Session Description: Why do some detergents get clothes clean in cold water? Enzymes produced by Novozymes lead to huge energy savings and carbon reduction.

The transcript can be found below, with a PDF version available here.

Novozymes: A Multinational Company with a Strategy Centered on the Global Goals

(Transcription by RA Fisher Ink)

Kirkpatrick:  Peder Holk Nielsen is the CEO of Novozymes, which is a Copenhagen-based multinational biotech company, He’ll tell you about and then he and I will have a little bit of a discussion. So you’re going to start out with your slides.

Nielsen: Thanks very much, David. The shirt I put on this morning was washed at 80 degrees Fahrenheit. A decade and a half ago, I think it probably would have been washed at 140. You may not think about the difference between 80 and 140 but it’s a tremendous amount of energy. And the solution that enables this, the technology that enables this, is actually biotechnology. It’s enzyme technology and something that the company I work for is very proud to spearhead. It’s a fantastic piece of technology that’s been around for quite a few years. We are one of the companies. We were a startup three decades ago, today we are an international company with a—give and take a bit of the dollar exchange rate—about a $17 billion U.S. market cap. So this is also business, is just a point I want to make. We’re working on a lot of really exciting, cool stuff. I think laundry is pretty exciting too, but I’ll try to excite you about a few other things, too.


We’re trying to enable a corn plant—so now you have to travel to the Midwest—a corn plant or a soybean plant to actually recruit the right microbes in the soil to produce more with the same inputs. We’re also trying to develop fine microbes that will, if we are lucky, and I think we will be able to replace all the antibiotics that we’re using prophylactically in animal feed. Those are a couple of really interesting, cool opportunities that I hope will keep you alert, excited, for the next seven or eight minutes.

Before I go there, I probably just want to take you down a bit of the biology lessons that you had in school. So everything we do comes from nature; it’s based on nature’s own technologies. It’s enzyme technology. We harness the power of fungis like the one you see on the screen. Like in any other form of life, it is enzyme technology that actually drives it. Your breakfast is right now being chopped apart, digested, by enzymes from your digestive system. Eventually, it will, as small components, travel into your bloodstream. It will become energy for your cells because there are enzyme systems in the cells that convert it into the energy and the power you need. That goes for everything in nature. Any process in nature is using these systems. And as I’m sure you’re aware of, nature is a pretty unique invention. It doesn’t waste anything. It’s almost a perfect definition of a circular economy. So it’s a real cool place to go looking for solutions that can help us become more circular and more sustainable in our activities.

It’s actually not new. I mean, we’ve used these technologies for thousands of years. They actually go back to old food conservation systems, old systems for preserving our foods that were developed by the ancient Greeks and Egyptians. We know it from fermentation of beer—there are so many things that we used to do and still do with the use of these technologies. And yet, we are here today to talk about how these technologies can also become a real, significant contributor to the future. And the journey has been a pretty long one. I mean, we’ve known it for years; we’ve been trying to develop these things and we’ve been successful in developing these things for industrial use. Nature never invented or evolved a laundry machine. That’s something we did. But we have taken nature’s technology and put it into the laundry machine to do exactly the cleaning of this shirt at 80 Fahrenheit and not at 140 or 200.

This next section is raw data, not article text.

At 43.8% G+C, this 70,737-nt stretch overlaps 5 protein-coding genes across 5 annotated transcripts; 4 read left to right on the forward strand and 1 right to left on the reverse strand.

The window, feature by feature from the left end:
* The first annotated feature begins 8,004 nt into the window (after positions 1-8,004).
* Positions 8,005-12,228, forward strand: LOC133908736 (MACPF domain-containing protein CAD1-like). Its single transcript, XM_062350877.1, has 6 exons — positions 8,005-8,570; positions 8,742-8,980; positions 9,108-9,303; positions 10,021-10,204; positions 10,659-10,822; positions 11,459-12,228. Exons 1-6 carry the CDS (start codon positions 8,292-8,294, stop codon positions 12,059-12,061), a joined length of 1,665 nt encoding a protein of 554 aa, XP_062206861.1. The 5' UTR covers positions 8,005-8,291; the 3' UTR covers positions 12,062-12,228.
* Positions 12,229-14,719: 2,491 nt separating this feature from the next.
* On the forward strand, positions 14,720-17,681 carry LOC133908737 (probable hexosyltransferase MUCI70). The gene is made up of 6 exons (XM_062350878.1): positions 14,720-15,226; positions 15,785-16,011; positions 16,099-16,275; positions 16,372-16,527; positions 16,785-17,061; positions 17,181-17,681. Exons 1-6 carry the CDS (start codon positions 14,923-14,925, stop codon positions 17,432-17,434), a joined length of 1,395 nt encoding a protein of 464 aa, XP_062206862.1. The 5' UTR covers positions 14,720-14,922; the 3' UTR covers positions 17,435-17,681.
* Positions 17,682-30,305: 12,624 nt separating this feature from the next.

The power of nature is really unique and the thing that’s moving so fast right now—yesterday we heard so much about connectivity and how the digital world is moving really fast—this world is moving faster. And the reason it’s moving so fast is that we now have access, we can get access, to genetic codes in a way that we never could before. This world is exploding right now, it’s exploding with genetic information on nature. We actually understand nature now through understanding the genetics of microbes and plants. And the future is one of coupling the genetic information with functionality. And that holds an awful lot of promise.

So think about Moore’s law in the digital world. This is like two times Moore’s law so it’s exponential and it’s exploding right now. That gives us a wealth of opportunities—so I talked about laundry, it may sound a bit mundane. You meet it every time in food manufacturing to get more with less, better use of the raw materials. That’s particularly true on husbandry and animal farming, where you get maybe two, three, four, five percent extra yield; you get more uptake of the feed. And you may think of that in cost terms but it’s also a sustainability thing because you then have the four or five percent less acreage to actually produce the stuff you want to produce.

The last thing we’re working on here is on agriculture, where it’s really cool and I’ll admit we do not understand the science yet but just wait until we understand it. It’s really cool that a corn plant is recruiting the right set of microbes in the soil. And if you can make available the right microbes in the soil, you actually get much higher yields. So when the U.N. calls out a quest for 17 percent more food by 2050, our way of looking at that is to say, okay, if we can do six, seven percent more on some of the major row crops, that’s a pretty significant contribution, everything else being equal. Last year, we saved the planet through our technologies 76 million tons of CO2. We have a target of 100 by 2020. Seventy-six million tons of CO2 corresponds roughly to 35 million cars on the street. So it’s not everything but it’s a pretty significant contribution. And that brings me to the way we think the Sustainable Development Goals. We think of them as an inventory of business opportunities.